The 6-foot-4 guard will have a check-up on Tuesday and if he’s cleared to resume practicing with the team, that would pave the way for him to be available to play in Game 6 on Thursday.

“That’s the plan. We’re still on the same track,” Smart said.

Smart has been working diligently with the training staff since he had his right thumb surgically repaired last month.

“I feel ready, I feel strong enough to get back out there,” Smart said. “I’m just waiting for the OK.”


In the meantime, Smart has been walking around with one type of splint to help insure that he doesn’t accidentally bump his thumb and potentially do damage to it. That splint is different than the one he will play with upon getting cleared to return to action. While the idea of playing with a splint may not seem ideal, Smart said he’s comfortable shooting with it.

Before playoff games 2, 3 and 4 of this series with Boston, Smart has been on the floor prior to the game working on his perimeter shooting, dribble-drive, pull-ups, free throws and pretty much anything he does shooting-wise during a game. Smart has also worked on his conditioning, lateral quickness drills and other work to help strengthen his core, all done with him returning sooner rather than later. 

But ultimately, it is Smart's comfort level with his right hand and the splint that he'll play with, that will determine what kind of impact one can expect once he returns to action. 

“It feels like it’s nothing there,” Smart said of playing with the splint. “To have that comfortability in my dominant hand, my shooting hand, that’s a good feeling to have.”

Smart, who has distinguished himself as Boston’s top perimeter defender, has appeared in 54 games for the Celtics this season. The fourth-year guard averaged 10.2 points, 4.8 assists and 3.5 rebounds this season while playing 29.9 minutes per game.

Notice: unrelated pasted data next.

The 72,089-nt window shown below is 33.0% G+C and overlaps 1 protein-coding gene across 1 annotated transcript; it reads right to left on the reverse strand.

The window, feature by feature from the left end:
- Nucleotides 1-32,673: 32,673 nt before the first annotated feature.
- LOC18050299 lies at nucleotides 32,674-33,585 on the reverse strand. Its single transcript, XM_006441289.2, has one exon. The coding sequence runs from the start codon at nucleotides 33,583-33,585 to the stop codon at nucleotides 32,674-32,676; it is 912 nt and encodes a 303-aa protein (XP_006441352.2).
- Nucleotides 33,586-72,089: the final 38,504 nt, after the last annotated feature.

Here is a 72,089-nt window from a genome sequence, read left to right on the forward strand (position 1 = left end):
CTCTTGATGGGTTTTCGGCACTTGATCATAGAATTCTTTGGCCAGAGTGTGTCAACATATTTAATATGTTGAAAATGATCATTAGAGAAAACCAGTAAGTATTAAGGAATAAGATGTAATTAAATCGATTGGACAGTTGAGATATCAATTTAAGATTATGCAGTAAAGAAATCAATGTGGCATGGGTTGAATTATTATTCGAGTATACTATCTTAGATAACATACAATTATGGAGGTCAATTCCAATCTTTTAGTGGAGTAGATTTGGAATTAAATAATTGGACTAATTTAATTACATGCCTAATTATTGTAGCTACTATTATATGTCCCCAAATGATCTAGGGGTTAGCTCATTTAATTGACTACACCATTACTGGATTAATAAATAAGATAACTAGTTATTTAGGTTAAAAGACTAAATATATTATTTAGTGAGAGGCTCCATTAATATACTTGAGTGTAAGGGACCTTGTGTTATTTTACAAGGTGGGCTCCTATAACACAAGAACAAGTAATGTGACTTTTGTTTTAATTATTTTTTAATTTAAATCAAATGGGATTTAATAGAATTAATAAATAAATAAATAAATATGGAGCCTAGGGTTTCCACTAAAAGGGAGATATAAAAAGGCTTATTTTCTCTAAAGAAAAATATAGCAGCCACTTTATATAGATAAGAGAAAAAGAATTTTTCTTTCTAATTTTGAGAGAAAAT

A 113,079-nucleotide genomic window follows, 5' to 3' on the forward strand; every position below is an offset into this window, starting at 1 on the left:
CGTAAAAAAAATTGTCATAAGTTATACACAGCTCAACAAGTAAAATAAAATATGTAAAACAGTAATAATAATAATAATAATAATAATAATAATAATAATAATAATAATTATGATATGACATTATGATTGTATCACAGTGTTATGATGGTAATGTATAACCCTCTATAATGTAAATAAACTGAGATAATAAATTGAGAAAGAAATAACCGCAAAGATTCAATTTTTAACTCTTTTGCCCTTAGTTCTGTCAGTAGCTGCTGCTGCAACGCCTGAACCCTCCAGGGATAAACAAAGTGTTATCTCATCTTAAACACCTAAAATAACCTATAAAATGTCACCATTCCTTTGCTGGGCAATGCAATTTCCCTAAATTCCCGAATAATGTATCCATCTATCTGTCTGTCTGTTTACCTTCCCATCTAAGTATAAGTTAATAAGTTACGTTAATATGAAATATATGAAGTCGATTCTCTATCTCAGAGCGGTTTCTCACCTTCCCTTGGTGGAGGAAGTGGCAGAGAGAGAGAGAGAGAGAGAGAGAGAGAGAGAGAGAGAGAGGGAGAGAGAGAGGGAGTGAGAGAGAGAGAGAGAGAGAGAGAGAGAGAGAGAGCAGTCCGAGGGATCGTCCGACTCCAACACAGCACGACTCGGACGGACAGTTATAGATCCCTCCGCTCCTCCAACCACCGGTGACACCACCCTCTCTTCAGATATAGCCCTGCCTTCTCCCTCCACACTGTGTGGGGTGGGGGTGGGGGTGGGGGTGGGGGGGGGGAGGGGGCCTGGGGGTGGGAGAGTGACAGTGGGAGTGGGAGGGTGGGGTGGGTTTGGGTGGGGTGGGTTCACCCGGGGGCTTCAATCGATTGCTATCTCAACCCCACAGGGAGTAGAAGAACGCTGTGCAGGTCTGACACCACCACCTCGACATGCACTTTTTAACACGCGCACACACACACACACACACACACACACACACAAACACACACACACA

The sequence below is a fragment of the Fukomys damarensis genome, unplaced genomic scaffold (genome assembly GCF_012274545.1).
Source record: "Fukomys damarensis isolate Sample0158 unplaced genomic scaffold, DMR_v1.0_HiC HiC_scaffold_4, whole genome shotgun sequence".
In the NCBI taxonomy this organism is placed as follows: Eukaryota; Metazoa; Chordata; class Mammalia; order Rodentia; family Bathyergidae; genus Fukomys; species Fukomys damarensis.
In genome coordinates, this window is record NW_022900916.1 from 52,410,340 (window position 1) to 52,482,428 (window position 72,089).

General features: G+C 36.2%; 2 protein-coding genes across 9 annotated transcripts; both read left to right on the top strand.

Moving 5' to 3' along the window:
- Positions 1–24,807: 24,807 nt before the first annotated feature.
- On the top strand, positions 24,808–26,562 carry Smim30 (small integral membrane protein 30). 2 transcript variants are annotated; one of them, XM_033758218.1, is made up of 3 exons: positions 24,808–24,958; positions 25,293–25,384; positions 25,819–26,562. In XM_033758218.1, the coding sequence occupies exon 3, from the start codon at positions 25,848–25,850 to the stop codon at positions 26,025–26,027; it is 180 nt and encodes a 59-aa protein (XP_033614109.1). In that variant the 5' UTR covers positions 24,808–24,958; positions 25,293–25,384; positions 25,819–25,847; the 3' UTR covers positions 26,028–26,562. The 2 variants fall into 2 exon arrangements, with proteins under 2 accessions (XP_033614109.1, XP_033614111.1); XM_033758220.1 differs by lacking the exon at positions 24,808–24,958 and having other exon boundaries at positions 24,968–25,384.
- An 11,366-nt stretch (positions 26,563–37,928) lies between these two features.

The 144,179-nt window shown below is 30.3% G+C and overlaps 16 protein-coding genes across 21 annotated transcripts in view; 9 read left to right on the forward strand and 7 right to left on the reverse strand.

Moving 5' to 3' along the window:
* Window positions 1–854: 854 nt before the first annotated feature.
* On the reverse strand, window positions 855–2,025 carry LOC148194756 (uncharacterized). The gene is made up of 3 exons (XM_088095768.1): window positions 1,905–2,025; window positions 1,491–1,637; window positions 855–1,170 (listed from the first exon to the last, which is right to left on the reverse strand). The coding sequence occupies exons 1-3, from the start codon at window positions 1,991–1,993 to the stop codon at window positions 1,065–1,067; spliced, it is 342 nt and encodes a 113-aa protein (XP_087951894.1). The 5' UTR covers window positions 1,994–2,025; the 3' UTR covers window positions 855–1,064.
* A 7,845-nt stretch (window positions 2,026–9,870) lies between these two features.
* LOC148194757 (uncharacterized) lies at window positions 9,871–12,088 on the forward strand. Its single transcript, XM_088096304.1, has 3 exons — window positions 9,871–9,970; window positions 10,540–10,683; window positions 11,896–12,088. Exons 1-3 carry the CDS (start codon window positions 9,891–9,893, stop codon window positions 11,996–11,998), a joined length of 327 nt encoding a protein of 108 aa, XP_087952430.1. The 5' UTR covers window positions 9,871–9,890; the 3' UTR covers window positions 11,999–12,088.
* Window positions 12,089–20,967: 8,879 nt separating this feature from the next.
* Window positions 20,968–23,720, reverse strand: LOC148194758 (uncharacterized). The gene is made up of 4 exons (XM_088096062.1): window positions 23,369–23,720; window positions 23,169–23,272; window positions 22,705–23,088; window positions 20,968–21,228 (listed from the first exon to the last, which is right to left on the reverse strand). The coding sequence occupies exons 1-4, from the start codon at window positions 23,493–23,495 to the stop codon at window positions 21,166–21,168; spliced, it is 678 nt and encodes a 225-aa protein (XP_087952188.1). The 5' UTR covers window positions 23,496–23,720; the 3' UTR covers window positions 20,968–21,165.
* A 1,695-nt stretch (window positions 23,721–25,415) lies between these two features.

Frustrations continue to mount for Morris as Celtics drop Game 4

Frustrations continue to mount for Morris as Celtics drop Game 4

MILWAUKEE – Marcus Morris, in an iso situation with a chance to tie the game up and potentially force overtime. 

If you’re the Boston Celtics, you’ll take that scenario without hesitation. 

But this was a road game, in Milwaukee, a place where very little has gone the way Morris intended.

Sunday was yet another one of those days for Morris, whose shot was off the mark as time expired in Milwaukee’s 104-102 Game 4 win which tied the best-of-seven series at two games apiece heading into Tuesday’s pivotal Game 5 matchup at the TD Garden. 

After the game, Morris said the shot felt good on the release and he thought it was going in. 

The man defending him, Khris Middleton, felt the same way. 

“I just tried to contest it,” Middleton said. “He took a lot of tough shots. He’s a tough-shot maker. I just tried to challenge it. He got me with the same move in the first half and made it. This time I challenged it, used my length and I thought it was good from my view but it just went a little bit long.”

Morris led the Celtics bench with 13 points, but only shot 4-for-14 from the field. 

As you listen to Morris following the Game 4 loss, it’s hard to tell whether he’s more consumed by the disappointment of how this series has played out the last two games, or frustration over more and more attention being paid to him and his interactions with game officials. 

The 6-foot-9 forward was recently fined $15,000 for critical comments following Boston’s Game 3 loss. 

And it’s clear that he’s still trying to figure out why things have been as they are with him and officials.

“I mean, I don’t know … one thing is every day I come out here, I put my hard hat on,” Morris said. “And I love to play this game. It’s just … game-in and game-out, it’s the same thing. I’m not doing a lot of chit-chat. I’m being physical and I’m watching these other games and they give them warnings and … if it’s me a technical foul. You come to work every day and put your heart and soul into something, and you feel like it’s a quick whistle on you. That’s just how it goes.”

While the whistles may seem to come quicker on him than a lot of other players, that should not have as big an impact on the way he has struggled shooting the ball in the last two games. 

In Games 1 and 2 in Boston, Morris averaged 19.5 points per game while shooting 45.2 percent from the field. 

When the series moved to Milwaukee for Games 3 and 4, Morris’ scoring average dropped to just 10 points per game courtesy of him connecting on just 27.3 percent of his shot attempts. 

 The bottom line is clear: Boston has to play better on many levels, in order to regain control of this series. 

And part of that improvement involves Morris.